A stylish and simple menu that can be easily scaled up for a rehearsal dinner or post-wedding party
Beetroot carpaccio with walnuts and Roquefort. Photograph: Alan Betson
Although there are a few curmudgeons given to moaning about weddings –the tears, the slightly dodgy inter-generational dancing and the chance of a great (and cheesy) speech, happily, most people love them, and for precisely the same reasons. Anything goes nowadays in terms of style, degree of informality and the menu.
We’re also seeing an increasing amount of activity when it comes to the shoulders of the big day. Informal BBQ’s the day after the night before and pre-wedding dinners, like they do in the USA, also known as “rehearsal dinners” are becoming more common. Now I am not sure what they actually “rehearse’ at these things - after all, your script during the ceremony isn’t that long and if your partner has to endlessly rehearse the words, “I do”, then one must question their intended’s dedication to the proceedings.
So if you do find yourself suggesting some sort of get together before or after, then both these dishes are handy in that they can easily be bumped up numbers wise without too much trauma. After all, it can still seem a big task to come up with a menu that works for the wide range of family and friends typically seen at an Irish wedding, from the neighbour who used to babysit you as a kid to your 85-year-old great auntie Maureen whom you haven’t clapped eyes on since your 21st. Inevitably you will be fending off a few guests just dying to tell you what they think of your new husband/wife/mother-in-law’s risqué outfit. So you need to be concentrating on survival rather than cooking times.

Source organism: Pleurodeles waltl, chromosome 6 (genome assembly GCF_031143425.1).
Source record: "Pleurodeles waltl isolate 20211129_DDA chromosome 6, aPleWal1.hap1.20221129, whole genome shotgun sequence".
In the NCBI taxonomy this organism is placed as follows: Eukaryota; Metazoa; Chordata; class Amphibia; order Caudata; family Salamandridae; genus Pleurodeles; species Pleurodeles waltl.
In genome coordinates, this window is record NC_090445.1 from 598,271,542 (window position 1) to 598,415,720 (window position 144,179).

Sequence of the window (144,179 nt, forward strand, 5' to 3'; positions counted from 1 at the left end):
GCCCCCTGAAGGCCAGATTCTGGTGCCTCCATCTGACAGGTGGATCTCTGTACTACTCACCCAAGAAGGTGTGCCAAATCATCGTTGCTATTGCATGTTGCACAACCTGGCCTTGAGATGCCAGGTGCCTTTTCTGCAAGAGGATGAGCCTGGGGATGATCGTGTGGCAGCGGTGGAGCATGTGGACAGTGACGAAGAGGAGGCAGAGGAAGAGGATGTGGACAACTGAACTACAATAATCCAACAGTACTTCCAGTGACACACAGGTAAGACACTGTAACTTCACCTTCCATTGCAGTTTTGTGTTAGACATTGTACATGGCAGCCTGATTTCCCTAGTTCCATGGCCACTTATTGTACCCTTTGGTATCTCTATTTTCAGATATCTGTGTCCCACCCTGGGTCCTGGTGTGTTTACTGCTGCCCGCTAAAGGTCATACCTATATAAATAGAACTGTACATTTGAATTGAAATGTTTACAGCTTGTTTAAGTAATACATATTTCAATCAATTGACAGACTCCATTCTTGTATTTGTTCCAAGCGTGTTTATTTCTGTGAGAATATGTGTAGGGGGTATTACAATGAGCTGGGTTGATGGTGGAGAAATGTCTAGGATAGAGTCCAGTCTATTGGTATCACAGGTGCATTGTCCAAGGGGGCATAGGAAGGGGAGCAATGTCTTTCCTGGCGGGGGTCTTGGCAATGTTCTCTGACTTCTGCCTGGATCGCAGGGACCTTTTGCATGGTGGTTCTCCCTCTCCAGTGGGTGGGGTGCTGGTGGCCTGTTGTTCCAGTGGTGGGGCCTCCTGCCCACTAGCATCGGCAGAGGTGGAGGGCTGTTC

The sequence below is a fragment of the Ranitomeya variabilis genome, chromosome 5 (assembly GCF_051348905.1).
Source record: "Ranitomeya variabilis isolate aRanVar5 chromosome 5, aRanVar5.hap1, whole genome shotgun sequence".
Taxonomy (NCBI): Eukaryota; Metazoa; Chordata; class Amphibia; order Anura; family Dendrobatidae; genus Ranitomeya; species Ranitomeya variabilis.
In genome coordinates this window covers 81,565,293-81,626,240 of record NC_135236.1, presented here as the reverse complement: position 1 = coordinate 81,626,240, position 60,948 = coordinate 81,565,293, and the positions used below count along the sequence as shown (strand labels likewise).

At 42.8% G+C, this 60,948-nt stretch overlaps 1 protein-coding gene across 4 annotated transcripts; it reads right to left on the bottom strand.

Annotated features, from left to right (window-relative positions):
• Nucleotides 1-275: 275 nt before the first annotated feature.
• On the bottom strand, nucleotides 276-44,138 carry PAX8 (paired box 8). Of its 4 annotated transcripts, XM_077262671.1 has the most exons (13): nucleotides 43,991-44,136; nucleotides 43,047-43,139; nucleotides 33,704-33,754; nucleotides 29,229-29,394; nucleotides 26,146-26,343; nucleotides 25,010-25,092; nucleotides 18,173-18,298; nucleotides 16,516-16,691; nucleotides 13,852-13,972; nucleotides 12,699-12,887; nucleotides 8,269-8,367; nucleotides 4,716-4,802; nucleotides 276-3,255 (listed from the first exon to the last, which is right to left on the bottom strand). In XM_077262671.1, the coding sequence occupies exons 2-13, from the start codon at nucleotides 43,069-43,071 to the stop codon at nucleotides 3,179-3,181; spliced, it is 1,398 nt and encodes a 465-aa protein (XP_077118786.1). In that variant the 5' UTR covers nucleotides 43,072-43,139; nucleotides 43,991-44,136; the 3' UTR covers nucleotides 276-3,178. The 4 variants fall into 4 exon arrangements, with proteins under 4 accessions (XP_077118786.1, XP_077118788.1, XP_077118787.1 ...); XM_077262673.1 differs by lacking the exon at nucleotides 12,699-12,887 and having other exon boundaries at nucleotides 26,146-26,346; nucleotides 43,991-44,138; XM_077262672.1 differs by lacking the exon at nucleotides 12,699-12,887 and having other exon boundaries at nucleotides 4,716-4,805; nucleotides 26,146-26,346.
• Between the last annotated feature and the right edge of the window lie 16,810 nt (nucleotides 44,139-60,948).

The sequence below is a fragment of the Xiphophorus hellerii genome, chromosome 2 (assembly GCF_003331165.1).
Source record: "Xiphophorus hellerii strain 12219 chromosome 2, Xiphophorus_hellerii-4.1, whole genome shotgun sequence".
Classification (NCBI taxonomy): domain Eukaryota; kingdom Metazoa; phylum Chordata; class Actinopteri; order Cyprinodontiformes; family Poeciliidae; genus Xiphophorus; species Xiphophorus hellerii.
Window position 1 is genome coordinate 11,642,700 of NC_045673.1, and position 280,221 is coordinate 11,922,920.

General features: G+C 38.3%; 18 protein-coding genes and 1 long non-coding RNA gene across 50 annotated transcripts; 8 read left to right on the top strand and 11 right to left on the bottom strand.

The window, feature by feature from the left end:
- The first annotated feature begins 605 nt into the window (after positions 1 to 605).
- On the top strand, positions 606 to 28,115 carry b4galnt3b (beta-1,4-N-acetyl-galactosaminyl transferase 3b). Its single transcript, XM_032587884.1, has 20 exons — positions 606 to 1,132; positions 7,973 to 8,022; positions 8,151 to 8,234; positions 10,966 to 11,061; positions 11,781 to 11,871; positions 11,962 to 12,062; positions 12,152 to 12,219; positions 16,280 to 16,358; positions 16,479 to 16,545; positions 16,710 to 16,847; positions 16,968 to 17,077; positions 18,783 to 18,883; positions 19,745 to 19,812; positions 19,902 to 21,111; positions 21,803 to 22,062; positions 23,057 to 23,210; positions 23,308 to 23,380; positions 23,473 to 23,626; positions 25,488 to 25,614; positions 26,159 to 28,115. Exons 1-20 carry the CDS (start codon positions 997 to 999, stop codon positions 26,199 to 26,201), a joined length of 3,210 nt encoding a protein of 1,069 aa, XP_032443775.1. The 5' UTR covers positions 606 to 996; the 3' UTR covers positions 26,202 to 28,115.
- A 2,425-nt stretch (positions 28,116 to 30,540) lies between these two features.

So, this menu has to be the ultimate culinary multi-tasker: it has to be tasty yet not too ‘experimental’, has to say all the right things about your “choices” in life and needs to be flexible: it can be easily scaled up or down should the numbers change at the last minute.
The beetroot salad chosen for this issue is really lovely, full of texture and winning flavours that combine beautifully. With the rich brilliance of the beetroot, it also looks stunning. The wafer-thin disks are the result of an encounter with a mandolin – no, not the instrument but a steel slicing tool not unlike a grater. Who knows, it might even inspire someone to buy you one as a wedding present?
As for the main course, well, isn’t chicken the ultimate crowd-pleaser? And contrary to wedding myth, it doesn’t have to be bland, either. The recipe featured here is simplicity itself. Like the starter, this roast chicken dish is more assembly than alchemy, and the classic combination of citrus (yes, that’s marmalade in there) and warm, aniseedy fennel is very good indeed. The mustard might seem like it won’t work but in fact it gives it additional depth and warmth.